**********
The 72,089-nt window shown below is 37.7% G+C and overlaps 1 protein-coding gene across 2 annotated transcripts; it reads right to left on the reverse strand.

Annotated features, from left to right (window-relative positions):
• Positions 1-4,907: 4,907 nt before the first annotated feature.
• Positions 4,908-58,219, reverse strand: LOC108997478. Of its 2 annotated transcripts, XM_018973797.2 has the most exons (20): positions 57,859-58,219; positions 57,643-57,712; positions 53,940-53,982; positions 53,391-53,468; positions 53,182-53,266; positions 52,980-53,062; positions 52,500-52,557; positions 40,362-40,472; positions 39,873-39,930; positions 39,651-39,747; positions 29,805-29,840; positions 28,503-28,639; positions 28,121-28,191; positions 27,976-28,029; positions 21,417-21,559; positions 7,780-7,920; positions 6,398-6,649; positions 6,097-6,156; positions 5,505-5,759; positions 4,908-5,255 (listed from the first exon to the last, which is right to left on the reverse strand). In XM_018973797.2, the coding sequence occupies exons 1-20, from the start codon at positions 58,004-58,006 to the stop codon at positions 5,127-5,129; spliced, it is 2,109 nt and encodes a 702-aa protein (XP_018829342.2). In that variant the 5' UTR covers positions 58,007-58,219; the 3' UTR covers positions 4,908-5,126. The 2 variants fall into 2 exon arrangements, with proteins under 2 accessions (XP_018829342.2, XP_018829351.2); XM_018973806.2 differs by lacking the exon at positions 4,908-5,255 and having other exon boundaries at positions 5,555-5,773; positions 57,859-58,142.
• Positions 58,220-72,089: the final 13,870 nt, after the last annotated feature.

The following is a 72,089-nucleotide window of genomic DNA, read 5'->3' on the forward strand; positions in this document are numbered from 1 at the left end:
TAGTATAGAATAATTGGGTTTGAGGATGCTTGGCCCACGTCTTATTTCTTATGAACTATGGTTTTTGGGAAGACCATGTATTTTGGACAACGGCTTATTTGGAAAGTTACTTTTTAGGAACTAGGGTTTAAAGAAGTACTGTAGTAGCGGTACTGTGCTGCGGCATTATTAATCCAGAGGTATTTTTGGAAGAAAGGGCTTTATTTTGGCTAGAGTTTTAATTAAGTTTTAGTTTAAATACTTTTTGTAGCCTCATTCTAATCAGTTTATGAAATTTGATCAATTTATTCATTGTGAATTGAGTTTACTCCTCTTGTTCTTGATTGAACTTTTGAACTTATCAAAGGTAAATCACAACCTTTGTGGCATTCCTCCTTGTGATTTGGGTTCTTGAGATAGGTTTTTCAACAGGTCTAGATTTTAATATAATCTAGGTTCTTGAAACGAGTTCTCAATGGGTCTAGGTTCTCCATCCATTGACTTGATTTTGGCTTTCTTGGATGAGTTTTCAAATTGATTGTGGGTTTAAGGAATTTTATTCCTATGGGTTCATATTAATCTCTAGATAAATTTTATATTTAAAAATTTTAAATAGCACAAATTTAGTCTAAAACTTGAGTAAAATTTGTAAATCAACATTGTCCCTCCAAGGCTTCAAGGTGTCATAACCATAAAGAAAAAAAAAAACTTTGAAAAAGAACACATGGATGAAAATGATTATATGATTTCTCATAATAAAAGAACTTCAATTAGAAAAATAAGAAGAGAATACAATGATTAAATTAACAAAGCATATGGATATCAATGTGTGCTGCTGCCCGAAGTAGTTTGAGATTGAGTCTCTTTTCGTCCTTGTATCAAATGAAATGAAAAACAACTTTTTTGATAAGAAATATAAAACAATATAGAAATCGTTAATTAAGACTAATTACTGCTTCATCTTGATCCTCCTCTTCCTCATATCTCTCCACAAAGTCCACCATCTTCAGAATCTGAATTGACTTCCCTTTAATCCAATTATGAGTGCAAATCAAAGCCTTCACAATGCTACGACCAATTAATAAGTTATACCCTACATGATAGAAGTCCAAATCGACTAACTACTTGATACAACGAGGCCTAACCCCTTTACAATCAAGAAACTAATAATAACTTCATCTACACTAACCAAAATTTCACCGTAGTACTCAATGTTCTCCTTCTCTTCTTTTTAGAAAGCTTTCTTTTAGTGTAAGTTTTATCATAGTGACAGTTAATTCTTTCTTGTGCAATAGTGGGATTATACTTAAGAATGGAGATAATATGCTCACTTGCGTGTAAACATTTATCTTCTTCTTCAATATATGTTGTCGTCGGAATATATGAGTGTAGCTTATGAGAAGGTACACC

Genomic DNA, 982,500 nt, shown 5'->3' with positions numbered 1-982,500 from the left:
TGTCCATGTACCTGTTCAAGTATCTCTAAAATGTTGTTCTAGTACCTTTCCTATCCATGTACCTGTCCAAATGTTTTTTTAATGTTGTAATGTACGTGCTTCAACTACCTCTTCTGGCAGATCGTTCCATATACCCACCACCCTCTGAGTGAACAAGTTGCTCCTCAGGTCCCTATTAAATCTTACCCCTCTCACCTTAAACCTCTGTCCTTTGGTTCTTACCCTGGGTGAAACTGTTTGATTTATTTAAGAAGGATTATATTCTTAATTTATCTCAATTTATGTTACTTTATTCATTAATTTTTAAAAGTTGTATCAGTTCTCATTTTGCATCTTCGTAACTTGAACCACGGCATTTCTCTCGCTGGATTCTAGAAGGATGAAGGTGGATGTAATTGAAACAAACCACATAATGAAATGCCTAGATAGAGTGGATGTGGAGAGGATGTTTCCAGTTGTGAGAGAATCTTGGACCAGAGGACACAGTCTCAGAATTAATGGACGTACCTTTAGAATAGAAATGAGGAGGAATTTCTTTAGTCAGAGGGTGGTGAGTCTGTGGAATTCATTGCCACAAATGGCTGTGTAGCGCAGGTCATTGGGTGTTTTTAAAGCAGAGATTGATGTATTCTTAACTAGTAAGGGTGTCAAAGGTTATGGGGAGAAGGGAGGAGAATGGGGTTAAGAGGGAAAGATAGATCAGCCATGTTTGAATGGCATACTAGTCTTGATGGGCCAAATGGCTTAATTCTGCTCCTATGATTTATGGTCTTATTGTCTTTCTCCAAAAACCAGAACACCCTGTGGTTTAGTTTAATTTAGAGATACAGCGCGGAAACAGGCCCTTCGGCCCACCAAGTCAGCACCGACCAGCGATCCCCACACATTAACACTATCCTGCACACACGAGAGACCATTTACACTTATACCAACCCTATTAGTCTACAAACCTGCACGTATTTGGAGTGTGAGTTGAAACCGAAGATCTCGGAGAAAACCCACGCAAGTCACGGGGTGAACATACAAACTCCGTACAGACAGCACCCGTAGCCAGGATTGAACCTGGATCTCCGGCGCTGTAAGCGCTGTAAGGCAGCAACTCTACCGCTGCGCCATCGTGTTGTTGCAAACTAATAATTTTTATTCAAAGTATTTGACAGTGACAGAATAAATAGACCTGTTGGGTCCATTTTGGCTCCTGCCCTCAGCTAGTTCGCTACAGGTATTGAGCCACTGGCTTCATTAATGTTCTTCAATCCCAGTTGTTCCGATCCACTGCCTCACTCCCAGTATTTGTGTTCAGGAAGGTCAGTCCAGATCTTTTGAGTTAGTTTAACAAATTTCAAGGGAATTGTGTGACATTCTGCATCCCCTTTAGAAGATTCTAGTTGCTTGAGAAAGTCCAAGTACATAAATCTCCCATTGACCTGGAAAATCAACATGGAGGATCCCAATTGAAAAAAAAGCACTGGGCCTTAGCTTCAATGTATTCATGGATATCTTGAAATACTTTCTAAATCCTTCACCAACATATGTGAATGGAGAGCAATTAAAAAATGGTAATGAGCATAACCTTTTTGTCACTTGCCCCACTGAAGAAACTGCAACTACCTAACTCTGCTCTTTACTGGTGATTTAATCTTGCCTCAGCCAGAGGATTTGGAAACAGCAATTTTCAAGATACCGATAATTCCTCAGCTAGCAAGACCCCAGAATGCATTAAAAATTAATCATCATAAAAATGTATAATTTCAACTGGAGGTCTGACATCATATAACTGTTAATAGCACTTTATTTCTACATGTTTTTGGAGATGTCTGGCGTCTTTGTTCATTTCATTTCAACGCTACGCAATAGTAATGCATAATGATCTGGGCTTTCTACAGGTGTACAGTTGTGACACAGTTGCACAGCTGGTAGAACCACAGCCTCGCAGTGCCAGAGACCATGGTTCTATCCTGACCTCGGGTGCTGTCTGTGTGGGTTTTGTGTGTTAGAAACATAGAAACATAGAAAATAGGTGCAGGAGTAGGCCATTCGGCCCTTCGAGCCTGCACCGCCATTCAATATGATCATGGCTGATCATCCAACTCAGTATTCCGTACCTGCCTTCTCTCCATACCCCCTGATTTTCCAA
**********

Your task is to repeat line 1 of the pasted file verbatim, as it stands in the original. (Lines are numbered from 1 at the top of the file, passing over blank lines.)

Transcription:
The 72,089-nt window shown below is 37.7% G+C and overlaps 1 protein-coding gene across 2 annotated transcripts; it reads right to left on the reverse strand.